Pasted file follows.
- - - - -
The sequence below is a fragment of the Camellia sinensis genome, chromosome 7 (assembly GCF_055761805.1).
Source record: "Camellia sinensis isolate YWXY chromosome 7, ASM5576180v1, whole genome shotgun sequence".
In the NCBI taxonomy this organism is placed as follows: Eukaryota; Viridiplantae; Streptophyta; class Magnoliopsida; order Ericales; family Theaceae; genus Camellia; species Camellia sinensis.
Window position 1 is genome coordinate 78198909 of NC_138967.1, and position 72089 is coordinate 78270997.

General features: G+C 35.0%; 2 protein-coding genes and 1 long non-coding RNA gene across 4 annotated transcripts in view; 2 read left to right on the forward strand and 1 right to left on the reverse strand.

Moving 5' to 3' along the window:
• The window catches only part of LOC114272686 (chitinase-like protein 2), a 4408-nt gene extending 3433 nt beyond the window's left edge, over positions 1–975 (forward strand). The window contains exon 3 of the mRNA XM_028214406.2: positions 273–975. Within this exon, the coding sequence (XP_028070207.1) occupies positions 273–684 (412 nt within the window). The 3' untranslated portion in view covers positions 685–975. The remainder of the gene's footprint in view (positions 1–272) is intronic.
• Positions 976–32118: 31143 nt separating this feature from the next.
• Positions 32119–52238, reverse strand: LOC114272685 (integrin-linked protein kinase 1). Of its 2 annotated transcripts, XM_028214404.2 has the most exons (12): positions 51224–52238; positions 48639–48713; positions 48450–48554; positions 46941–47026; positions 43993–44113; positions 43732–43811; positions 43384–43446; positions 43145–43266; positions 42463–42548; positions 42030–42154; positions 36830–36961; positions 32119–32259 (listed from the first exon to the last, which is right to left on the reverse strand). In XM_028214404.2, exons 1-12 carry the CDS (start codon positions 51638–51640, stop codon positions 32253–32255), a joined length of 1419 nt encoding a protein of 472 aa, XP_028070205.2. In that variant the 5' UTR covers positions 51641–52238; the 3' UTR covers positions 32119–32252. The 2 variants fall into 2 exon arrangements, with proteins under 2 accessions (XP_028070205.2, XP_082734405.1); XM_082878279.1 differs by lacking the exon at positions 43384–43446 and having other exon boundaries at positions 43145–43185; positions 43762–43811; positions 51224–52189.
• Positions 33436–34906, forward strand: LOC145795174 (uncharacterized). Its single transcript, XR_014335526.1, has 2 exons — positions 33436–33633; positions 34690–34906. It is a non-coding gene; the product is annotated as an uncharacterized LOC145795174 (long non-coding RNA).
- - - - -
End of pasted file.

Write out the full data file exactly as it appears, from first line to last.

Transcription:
The sequence below is a fragment of the Camellia sinensis genome, chromosome 7 (assembly GCF_055761805.1).
Source record: "Camellia sinensis isolate YWXY chromosome 7, ASM5576180v1, whole genome shotgun sequence".
In the NCBI taxonomy this organism is placed as follows: Eukaryota; Viridiplantae; Streptophyta; class Magnoliopsida; order Ericales; family Theaceae; genus Camellia; species Camellia sinensis.
Window position 1 is genome coordinate 78198909 of NC_138967.1, and position 72089 is coordinate 78270997.

General features: G+C 35.0%; 2 protein-coding genes and 1 long non-coding RNA gene across 4 annotated transcripts in view; 2 read left to right on the forward strand and 1 right to left on the reverse strand.

Moving 5' to 3' along the window:
• The window catches only part of LOC114272686 (chitinase-like protein 2), a 4408-nt gene extending 3433 nt beyond the window's left edge, over positions 1–975 (forward strand). The window contains exon 3 of the mRNA XM_028214406.2: positions 273–975. Within this exon, the coding sequence (XP_028070207.1) occupies positions 273–684 (412 nt within the window). The 3' untranslated portion in view covers positions 685–975. The remainder of the gene's footprint in view (positions 1–272) is intronic.
• Positions 976–32118: 31143 nt separating this feature from the next.
• Positions 32119–52238, reverse strand: LOC114272685 (integrin-linked protein kinase 1). Of its 2 annotated transcripts, XM_028214404.2 has the most exons (12): positions 51224–52238; positions 48639–48713; positions 48450–48554; positions 46941–47026; positions 43993–44113; positions 43732–43811; positions 43384–43446; positions 43145–43266; positions 42463–42548; positions 42030–42154; positions 36830–36961; positions 32119–32259 (listed from the first exon to the last, which is right to left on the reverse strand). In XM_028214404.2, exons 1-12 carry the CDS (start codon positions 51638–51640, stop codon positions 32253–32255), a joined length of 1419 nt encoding a protein of 472 aa, XP_028070205.2. In that variant the 5' UTR covers positions 51641–52238; the 3' UTR covers positions 32119–32252. The 2 variants fall into 2 exon arrangements, with proteins under 2 accessions (XP_028070205.2, XP_082734405.1); XM_082878279.1 differs by lacking the exon at positions 43384–43446 and having other exon boundaries at positions 43145–43185; positions 43762–43811; positions 51224–52189.
• Positions 33436–34906, forward strand: LOC145795174 (uncharacterized). Its single transcript, XR_014335526.1, has 2 exons — positions 33436–33633; positions 34690–34906. It is a non-coding gene; the product is annotated as an uncharacterized LOC145795174 (long non-coding RNA).